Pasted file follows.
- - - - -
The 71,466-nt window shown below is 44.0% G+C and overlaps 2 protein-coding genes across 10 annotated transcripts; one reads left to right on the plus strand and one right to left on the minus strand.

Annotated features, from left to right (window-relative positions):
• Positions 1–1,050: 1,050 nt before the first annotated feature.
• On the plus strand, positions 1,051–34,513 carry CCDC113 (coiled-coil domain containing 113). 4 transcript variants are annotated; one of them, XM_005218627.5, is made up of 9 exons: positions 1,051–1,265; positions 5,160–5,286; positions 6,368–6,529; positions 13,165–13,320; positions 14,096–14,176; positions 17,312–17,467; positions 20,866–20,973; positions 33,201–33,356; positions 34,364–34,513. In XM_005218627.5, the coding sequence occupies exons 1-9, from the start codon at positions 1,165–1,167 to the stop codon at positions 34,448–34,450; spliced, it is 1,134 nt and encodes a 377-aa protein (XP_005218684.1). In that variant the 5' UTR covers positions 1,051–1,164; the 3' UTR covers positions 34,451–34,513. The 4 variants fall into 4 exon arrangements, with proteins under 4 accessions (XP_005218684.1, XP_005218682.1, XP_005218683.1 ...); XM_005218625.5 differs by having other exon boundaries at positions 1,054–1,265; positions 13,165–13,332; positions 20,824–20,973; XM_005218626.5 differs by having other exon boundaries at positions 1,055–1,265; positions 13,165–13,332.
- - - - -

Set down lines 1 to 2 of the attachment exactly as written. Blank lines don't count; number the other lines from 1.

The 71,466-nt window shown below is 44.0% G+C and overlaps 2 protein-coding genes across 10 annotated transcripts; one reads left to right on the plus strand and one right to left on the minus strand.

Annotated features, from left to right (window-relative positions):